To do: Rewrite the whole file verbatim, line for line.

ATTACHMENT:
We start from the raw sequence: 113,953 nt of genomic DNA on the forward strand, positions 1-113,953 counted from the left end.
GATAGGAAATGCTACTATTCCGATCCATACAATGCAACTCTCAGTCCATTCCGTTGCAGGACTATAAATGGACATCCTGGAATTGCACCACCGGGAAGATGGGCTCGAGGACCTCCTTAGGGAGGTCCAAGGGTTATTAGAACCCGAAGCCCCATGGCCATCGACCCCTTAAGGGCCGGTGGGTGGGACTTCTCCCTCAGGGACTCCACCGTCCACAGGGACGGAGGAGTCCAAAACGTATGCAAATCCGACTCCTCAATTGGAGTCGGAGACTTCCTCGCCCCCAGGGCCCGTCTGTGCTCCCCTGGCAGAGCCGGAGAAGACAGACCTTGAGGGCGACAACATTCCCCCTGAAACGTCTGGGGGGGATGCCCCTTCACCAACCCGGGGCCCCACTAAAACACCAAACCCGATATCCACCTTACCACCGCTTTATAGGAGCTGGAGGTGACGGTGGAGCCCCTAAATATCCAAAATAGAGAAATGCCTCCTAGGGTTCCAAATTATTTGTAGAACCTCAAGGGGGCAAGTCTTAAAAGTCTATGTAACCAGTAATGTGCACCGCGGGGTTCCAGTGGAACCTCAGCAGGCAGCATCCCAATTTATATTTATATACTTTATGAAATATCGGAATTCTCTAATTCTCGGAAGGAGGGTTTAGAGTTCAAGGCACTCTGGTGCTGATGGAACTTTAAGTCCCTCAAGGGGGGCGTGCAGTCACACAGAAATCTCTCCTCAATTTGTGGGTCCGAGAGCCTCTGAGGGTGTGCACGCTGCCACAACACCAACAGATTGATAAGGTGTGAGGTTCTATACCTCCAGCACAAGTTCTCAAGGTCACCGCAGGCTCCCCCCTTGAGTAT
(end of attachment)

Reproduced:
We start from the raw sequence: 113,953 nt of genomic DNA on the forward strand, positions 1-113,953 counted from the left end.
GATAGGAAATGCTACTATTCCGATCCATACAATGCAACTCTCAGTCCATTCCGTTGCAGGACTATAAATGGACATCCTGGAATTGCACCACCGGGAAGATGGGCTCGAGGACCTCCTTAGGGAGGTCCAAGGGTTATTAGAACCCGAAGCCCCATGGCCATCGACCCCTTAAGGGCCGGTGGGTGGGACTTCTCCCTCAGGGACTCCACCGTCCACAGGGACGGAGGAGTCCAAAACGTATGCAAATCCGACTCCTCAATTGGAGTCGGAGACTTCCTCGCCCCCAGGGCCCGTCTGTGCTCCCCTGGCAGAGCCGGAGAAGACAGACCTTGAGGGCGACAACATTCCCCCTGAAACGTCTGGGGGGGATGCCCCTTCACCAACCCGGGGCCCCACTAAAACACCAAACCCGATATCCACCTTACCACCGCTTTATAGGAGCTGGAGGTGACGGTGGAGCCCCTAAATATCCAAAATAGAGAAATGCCTCCTAGGGTTCCAAATTATTTGTAGAACCTCAAGGGGGCAAGTCTTAAAAGTCTATGTAACCAGTAATGTGCACCGCGGGGTTCCAGTGGAACCTCAGCAGGCAGCATCCCAATTTATATTTATATACTTTATGAAATATCGGAATTCTCTAATTCTCGGAAGGAGGGTTTAGAGTTCAAGGCACTCTGGTGCTGATGGAACTTTAAGTCCCTCAAGGGGGGCGTGCAGTCACACAGAAATCTCTCCTCAATTTGTGGGTCCGAGAGCCTCTGAGGGTGTGCACGCTGCCACAACACCAACAGATTGATAAGGTGTGAGGTTCTATACCTCCAGCACAAGTTCTCAAGGTCACCGCAGGCTCCCCCCTTGAGTAT